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Mental issues raised as inmate set to die

Mental issues raised as inmate set to die

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Associated Press

HUNTSVILLE -- A condemned prisoner who volunteered for execution but in recent weeks changed his mind headed lost an appeal at the U.S. Supreme Court that he hoped would spare him from a trip to the Texas death chamber Wednesday evening.

Danielle Simpson, 30, was set to die for the abduction-slaying of an 84-year-old east Texas woman who was weighted down with a cinder block and thrown into a river.

Simpson this year won approval from a federal court that he was competent to decide to drop his appeals. Then he reversed himself and allowed lawyers to try to save him from lethal injection.

He'd be the 22nd Texas prisoner to die this year.

Simpson told The Associated Press earlier this month from death row he was innocent, it wasn't his choice to volunteer for execution and Texas prisons were "pitiful."

He was condemned for the murder of Geraldine Davidson, a former school teacher and church organist abducted nearly 10 years ago during a burglary of her home in Palestine, about 100 miles southeast of Dallas.

Although three justices would have stopped the punishment, the high court refused his appeal less than 30 minutes before he could be taken to the death chamber.

Attorneys representing him argued to the federal courts Simpson is mentally impaired, incapable of deciding whether to drop his appeals and offered his repeated reversals as proof.

They also wanted permission to appeal a lower court's determination that Simpson is not mentally impaired and challenged the elimination of two black people from consideration to serve on Simpson's trial jury. Simpson is black. There were no blacks on the jury that convicted him and decided he should be put to death.

Simpson earlier sent a federal court a handwritten motion in which he said he was "tired of being in a institution that's unjust, degrading, and corrupted" and was ready to die.

A federal judge found Simpson had "a mental disease, disorder or defect" but was able to understand his legal position and competent to choose to die.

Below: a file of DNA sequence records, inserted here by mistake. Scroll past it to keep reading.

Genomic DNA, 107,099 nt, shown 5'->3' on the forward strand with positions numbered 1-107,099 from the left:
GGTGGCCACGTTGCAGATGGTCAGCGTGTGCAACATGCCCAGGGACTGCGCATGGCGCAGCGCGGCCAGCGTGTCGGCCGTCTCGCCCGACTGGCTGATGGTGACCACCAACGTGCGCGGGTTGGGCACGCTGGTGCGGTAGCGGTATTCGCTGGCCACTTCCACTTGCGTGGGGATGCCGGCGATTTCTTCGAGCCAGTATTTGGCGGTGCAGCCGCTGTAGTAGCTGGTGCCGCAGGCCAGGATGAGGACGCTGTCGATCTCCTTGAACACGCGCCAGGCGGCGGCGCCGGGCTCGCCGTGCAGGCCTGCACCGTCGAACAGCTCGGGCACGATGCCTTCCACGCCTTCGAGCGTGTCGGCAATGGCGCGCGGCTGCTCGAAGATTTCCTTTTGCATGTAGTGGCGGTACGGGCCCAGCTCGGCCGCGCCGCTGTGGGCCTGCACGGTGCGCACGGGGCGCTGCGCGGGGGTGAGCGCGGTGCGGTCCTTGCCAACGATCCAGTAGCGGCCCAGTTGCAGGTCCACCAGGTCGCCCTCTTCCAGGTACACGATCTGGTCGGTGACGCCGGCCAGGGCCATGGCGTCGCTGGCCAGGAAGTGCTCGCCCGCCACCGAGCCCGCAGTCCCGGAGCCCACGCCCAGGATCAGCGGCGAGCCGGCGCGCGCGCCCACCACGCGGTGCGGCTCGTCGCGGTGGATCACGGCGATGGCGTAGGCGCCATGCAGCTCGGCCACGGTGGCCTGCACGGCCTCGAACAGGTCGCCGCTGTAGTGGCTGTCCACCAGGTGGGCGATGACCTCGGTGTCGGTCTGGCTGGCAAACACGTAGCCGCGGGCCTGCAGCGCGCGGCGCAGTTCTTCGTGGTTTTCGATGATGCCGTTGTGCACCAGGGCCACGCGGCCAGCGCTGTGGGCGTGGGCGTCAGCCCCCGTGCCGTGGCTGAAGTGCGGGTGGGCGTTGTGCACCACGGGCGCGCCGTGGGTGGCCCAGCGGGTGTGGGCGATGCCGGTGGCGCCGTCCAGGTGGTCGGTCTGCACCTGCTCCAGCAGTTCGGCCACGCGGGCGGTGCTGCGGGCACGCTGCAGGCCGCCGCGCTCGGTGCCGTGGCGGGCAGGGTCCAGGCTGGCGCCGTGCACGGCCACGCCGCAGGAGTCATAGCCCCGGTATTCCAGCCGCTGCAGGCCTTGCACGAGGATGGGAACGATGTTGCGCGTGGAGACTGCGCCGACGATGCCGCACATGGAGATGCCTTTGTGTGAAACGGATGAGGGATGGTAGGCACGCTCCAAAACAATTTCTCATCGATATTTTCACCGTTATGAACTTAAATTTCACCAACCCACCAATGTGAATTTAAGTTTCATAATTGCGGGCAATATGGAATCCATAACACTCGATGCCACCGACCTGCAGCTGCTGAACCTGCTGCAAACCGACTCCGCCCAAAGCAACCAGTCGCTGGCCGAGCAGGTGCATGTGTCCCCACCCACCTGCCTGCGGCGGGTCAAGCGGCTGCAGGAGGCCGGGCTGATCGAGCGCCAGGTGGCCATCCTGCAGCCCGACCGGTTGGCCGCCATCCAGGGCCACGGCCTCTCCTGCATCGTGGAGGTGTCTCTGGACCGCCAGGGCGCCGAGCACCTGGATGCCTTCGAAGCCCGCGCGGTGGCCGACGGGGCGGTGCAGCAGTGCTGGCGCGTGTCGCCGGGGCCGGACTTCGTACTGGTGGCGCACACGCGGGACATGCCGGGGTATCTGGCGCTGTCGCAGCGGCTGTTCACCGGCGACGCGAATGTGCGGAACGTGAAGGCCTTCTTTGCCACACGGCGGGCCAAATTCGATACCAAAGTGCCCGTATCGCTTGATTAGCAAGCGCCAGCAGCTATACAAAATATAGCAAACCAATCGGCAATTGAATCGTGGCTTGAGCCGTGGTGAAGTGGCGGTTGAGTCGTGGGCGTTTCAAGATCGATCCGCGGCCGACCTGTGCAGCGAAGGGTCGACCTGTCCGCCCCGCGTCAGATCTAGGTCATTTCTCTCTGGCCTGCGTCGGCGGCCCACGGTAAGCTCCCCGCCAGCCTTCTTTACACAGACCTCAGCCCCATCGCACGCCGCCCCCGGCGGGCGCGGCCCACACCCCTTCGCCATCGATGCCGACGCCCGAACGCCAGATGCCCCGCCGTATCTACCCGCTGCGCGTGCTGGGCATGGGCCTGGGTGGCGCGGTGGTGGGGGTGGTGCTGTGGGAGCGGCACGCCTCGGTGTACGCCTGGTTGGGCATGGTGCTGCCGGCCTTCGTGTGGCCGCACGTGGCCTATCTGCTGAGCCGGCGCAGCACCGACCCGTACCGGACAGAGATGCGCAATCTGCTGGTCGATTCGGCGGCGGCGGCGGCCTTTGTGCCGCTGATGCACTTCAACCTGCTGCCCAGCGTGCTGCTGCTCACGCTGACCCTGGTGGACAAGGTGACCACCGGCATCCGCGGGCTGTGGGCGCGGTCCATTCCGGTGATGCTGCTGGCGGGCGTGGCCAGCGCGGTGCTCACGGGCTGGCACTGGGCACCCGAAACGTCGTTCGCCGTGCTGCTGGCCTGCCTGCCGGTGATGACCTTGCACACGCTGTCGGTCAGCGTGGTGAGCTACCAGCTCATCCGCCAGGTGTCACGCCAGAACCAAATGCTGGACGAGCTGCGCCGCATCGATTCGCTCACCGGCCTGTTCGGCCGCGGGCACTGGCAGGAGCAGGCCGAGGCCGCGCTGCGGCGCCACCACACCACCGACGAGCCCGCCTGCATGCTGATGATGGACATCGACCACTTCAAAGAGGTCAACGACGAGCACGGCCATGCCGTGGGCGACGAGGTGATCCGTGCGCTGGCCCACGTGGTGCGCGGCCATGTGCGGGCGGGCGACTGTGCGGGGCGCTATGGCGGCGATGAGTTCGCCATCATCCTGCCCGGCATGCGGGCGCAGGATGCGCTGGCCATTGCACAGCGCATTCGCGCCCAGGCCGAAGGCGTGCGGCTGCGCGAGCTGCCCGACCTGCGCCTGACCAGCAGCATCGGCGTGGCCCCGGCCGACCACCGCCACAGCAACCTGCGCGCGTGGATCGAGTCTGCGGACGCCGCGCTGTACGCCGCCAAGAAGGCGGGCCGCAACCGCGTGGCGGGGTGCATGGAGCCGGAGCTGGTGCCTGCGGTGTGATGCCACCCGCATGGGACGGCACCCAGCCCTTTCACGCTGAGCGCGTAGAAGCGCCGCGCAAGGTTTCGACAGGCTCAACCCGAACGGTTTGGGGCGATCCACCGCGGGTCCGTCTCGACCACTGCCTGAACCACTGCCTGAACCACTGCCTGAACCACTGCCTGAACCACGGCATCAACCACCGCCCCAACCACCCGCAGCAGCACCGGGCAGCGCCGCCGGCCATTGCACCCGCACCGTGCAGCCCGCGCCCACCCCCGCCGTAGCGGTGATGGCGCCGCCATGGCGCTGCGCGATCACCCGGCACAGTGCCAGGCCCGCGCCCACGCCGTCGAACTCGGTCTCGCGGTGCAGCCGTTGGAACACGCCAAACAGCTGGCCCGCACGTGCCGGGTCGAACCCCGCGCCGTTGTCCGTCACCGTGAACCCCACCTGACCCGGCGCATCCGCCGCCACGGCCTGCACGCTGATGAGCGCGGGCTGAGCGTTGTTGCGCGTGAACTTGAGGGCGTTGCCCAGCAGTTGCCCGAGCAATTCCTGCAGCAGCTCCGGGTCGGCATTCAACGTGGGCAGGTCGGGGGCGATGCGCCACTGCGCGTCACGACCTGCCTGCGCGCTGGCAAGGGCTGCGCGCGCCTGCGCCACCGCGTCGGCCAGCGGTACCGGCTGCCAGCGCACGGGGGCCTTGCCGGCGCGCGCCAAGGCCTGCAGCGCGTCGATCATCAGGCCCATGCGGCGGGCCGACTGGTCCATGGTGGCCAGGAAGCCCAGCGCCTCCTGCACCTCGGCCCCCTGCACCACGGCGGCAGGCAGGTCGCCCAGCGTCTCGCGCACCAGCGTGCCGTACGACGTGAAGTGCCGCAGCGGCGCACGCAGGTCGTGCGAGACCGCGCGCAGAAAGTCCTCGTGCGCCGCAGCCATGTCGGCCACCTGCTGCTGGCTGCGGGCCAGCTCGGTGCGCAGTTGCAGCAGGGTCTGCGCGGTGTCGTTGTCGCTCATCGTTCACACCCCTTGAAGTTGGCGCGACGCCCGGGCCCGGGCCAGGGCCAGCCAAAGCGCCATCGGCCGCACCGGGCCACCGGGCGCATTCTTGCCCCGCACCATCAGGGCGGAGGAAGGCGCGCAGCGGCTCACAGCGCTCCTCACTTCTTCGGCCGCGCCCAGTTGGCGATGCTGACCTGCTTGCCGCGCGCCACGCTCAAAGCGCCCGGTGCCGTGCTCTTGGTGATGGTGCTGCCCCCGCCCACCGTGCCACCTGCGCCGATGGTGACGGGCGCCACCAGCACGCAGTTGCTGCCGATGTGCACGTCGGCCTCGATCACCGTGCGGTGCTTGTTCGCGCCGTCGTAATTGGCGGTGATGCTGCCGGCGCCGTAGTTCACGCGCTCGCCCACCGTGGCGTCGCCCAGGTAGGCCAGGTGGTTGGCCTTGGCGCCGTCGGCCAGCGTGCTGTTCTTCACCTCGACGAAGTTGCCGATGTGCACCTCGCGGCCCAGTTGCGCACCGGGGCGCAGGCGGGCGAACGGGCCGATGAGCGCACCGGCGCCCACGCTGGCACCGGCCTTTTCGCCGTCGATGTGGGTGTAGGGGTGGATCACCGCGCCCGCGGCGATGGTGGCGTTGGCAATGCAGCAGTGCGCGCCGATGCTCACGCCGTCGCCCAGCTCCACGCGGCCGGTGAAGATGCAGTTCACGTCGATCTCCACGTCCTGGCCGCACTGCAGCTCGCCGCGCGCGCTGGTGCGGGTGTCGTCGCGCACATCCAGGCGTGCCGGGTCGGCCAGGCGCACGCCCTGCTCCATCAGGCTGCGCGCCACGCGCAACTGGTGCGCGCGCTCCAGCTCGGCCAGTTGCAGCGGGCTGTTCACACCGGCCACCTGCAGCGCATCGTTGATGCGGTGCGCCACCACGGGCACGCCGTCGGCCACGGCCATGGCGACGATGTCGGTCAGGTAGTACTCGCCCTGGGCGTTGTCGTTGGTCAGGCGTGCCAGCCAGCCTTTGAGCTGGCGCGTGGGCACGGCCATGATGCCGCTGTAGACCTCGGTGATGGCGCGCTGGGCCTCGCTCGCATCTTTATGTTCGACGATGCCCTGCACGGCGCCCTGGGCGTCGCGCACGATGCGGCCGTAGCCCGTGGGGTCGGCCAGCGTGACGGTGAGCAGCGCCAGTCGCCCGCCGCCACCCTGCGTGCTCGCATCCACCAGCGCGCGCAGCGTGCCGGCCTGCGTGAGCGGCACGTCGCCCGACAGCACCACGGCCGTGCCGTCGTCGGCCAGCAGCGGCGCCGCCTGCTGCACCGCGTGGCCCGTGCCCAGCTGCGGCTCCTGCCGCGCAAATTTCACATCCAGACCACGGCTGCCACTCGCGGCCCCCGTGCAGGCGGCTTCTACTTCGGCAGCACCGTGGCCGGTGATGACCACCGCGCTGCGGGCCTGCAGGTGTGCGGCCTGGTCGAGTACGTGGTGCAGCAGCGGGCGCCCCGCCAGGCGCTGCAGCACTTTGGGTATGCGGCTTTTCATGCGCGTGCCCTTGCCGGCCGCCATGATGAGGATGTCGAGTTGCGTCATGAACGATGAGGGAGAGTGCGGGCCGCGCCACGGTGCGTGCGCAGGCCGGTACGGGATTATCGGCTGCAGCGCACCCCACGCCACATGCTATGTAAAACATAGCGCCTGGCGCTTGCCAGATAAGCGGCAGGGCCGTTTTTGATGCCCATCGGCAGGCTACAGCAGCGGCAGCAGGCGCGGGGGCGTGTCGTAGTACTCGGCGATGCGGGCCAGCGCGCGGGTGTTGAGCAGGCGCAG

Evidence and testimony at Simpson's trial detailed Davidson's horrific death in January 2000.

She arrived at home and interrupted a burglary involving Simpson, then 20, his wife, Jennifer, 17, and a cousin, Edward McCoy, 13. Evidence showed Simpson, who lived nearby, had broken into her home at least two other times.

Testimony showed he held a knife to Davidson's throat and ordered her to surrender money from her purse. Davidson's mouth was duct taped, her hands tied behind her and her legs taped. A pillow case was pulled over her head and then he carried her over his shoulder outside and threw her in the trunk of her car.

Testimony showed the three drove around in her car, bought marijuana, tried to buy cocaine, then went about 10 miles out of town to visit a relative where Simpson opened the trunk and showed off their captive.

When Davidson asked for her medication. Simpson told her to "Shut up!" and slammed the trunk lid. They drove back to Palestine and showed off their captive to more friends while Simpson's wife made calls on Davidson's cell phone.

The trio was joined by Lionel Simpson, his 15-year-old brother. With Danielle Simpson driving, they went to a dead-end road, pulled the woman out, re-taped her arms and legs, beat her and tossed her back in the trunk. They went to a fast-food place to eat, then drove to the Neches River, threw her to the ground, kicked her in the face, tied one end of a rope around her legs and the other end to a cinder block.

A medical examiner testified Davidson was alive when she was thrown in the river.

Evidence showed Simpson later rented her car to friends in exchange for drugs. He was in the car when he was arrested.

A passing motorist spotted Davidson's body floating in the river.

Simpson contended neither he nor his brother was responsible for the slaying, which he blamed on his wife and cousin, who testified against him.


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